Tag Archives: MaryJanesFarm

Stanley Baking CO. & Cafe located in Stanley, Idaho

Eating, Reading, and Drinking in Stanley, Idaho
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The self-serve water dispenser is the first thing I notice at the Stanley Baking CO. & Cafe. Having just cycled nine miles on Highway 75 from Idaho Rocky Mountain Ranch, the free water is a welcome sight. The restaurant, like all of Stanley, Idaho, does not have a bike rack. However, I’m not concerned about my bike being stolen. Maybe it’s the Tibetan prayer flags flapping in the breeze beside the Bakery and subduing my anxiety. Or it’s the looming Sawtooth Mountains that are always watching and keep the bike thieves at bay.

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The inside of the restaurant does not have the usual dead animal motif. In fact, I couldn’t find any fur or scales on the wall. The only thing dying on the wall are pictures of snowy Sawtooth Mountains and an aging Dali Lama. The Sawtooths in the pictures are covered in old winter snow that hangs on throughout the summer. Now summer snow peaks are as rare as the returning salmon. Like the rivers that need the Fish and Game fish hatcheries to help maintain a semblance of a healthy stream, the mountains will need the Forest Service to haul up snow making equipment to keep the peaks looking majestic.

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While waiting for my omelet, I notice the aprons strung across the kitchen. The aprons remind me of the recent MaryJanesFarm magazine and the words of Jeannie Pierce: “Seeing a woman wear an apron lets you know she loves to create. Her creations may be pies or paintings or pottery, but she also produces an aura of comfort, ease, and curiosity. You just naturally think, ‘What is she making?” The cooks in the kitchen created a delicious omelet made with feta, cheddar, and tomato.

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After breakfast, I follow the dirt road from the Stanley Baking Co. & Cafe towards the mountains. The road becomes steep and bumpy leading up to a plateau, and the view from the top is worth the leg burn. The view is so amazing that some sort of human structure had to be built. Instead of a large house, a meditation chapel was erected, open to weekly church services and private special events. Next to the chapel, there’s a park. I choose the swing set over the chapel. I’d like to meet god swinging through the air, pretending that I’m a teenage sparrow rather than listening to a man dressed as a politician speaking god’s will.

Riding down the hill from the park, I pick up speed quickly. In a blink, I might cruise through the town of Stanley and end up back on Highway 75. I dash madly down the hill past the Bakery, then apply the brakes and turn left at the stop sign because the library is a great place to hang out.

The library keeps unusual hours. Luckily, today the library is open with two chairs unoccupied. With the library being so small, they wisely chose to fill the space with books instead of couches or large sofa type chairs. Sometimes when I’m at other libraries and the book I want is not available, I think, “Maybe if there weren’t so many chairs there would be room for the book I asked about!” The library has a small amount of magazines, but once again the librarian was thinking about space. Instead of filling up precious room with People or Vogue, there are copies of magazines like the National Geographic and Smithsonian. I pick up a magazine and read about people celebrating the 50th anniversary of Jack Kerouac’s On The Road. I decide it’s time for an afternoon cocktail.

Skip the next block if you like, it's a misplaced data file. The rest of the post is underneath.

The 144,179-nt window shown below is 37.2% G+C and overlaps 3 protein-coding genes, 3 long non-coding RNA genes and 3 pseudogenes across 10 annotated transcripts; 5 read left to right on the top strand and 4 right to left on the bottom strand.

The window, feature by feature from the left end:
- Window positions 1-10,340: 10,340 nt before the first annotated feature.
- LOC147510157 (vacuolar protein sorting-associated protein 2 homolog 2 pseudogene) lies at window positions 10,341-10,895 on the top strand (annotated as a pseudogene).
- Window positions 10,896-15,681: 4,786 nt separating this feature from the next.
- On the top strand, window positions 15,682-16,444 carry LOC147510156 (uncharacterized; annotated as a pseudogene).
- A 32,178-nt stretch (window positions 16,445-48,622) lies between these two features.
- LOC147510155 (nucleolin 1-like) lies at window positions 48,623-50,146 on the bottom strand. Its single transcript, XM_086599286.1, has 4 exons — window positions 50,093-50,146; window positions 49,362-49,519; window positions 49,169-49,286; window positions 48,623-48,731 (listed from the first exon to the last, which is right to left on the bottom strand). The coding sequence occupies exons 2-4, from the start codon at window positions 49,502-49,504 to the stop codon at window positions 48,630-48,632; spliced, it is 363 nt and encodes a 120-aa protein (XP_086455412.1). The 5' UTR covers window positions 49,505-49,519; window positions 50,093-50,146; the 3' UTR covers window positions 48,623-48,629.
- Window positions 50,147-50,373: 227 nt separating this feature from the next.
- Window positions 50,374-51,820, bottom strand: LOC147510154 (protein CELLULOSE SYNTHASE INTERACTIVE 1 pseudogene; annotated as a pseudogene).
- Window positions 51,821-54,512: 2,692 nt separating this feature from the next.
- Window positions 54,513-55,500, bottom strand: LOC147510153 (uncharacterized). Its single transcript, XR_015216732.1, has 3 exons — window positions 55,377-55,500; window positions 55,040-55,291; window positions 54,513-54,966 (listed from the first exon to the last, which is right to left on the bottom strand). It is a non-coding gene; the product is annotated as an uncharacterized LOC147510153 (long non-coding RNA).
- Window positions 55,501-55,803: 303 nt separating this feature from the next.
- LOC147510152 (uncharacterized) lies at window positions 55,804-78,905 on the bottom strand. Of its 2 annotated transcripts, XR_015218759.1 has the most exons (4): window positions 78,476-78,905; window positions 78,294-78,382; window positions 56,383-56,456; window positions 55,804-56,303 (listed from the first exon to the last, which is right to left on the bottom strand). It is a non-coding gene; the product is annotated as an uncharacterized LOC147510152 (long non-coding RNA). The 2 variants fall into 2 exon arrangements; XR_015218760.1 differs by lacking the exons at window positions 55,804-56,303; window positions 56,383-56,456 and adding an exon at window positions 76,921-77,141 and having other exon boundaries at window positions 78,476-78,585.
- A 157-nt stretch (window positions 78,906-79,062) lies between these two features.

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There are two bars close to the library: The Rod-N-Gun Saloon and The Kasino Club. The Kasino Club has open mic on Thursday nights and it happens to be smoke free. The Rod-N-Gun Saloon is not smoke free but opens at 2PM. I’ve been a fan of the Rod-N-Gun for a number of years. When I got my first poem published, Johnny Ray (the owner) let me recite it on stage. Back then, along with two of Stanley’s former mayors, Johnny Ray used to be in a cover band that played on the weekends.

At 2PM nothing’s happening. Johnny Ray and his wife are trying to talk me into buying tickets to see the comedian, Jason Resler, who’s appeared on Comedy Central and will be appearing at the Rod-N-Gun tonight. I’d go to the show, but I don’t feel comfortable riding my bicycle at night while sharing the highway with deer and drunk drivers.

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I order a cranvodka and listen to Jane’s Addiction on the jukebox. Part of the ceiling is covered in women’s panties. I can’t find a good quote about panties in MaryJanesFarm magazine. If panties had a pocket on the front, they could act as aprons.

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Here’s another quote by Jeannie Pierce from MaryJanesFarm magazine, edited to fit the context of the panties at the Rod-N-Gun Saloon: “With my panties, I carry snap peas, peppers, and cherry tomatoes after picking. I wipe my hands while canning and baking. I store tissues for my granddaughter’s occasional runny nose. My panties even give me a place to park my thimble and quilting thread. They make me feel like being busy with my hands.” I get my hands busy by taking the straw out of my cranvodka. Now I have to bring my drink to my lips. My afternoon cocktail gets me through $1 worth of Jane’s Addiction songs. I decide it’s time to go because trying to focus on riding between the white line and gravel edge of the road for nine miles can be a challenge sober much less buzzed.

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Thai Style at Farm Ken

photo album of our stay at Farm Ken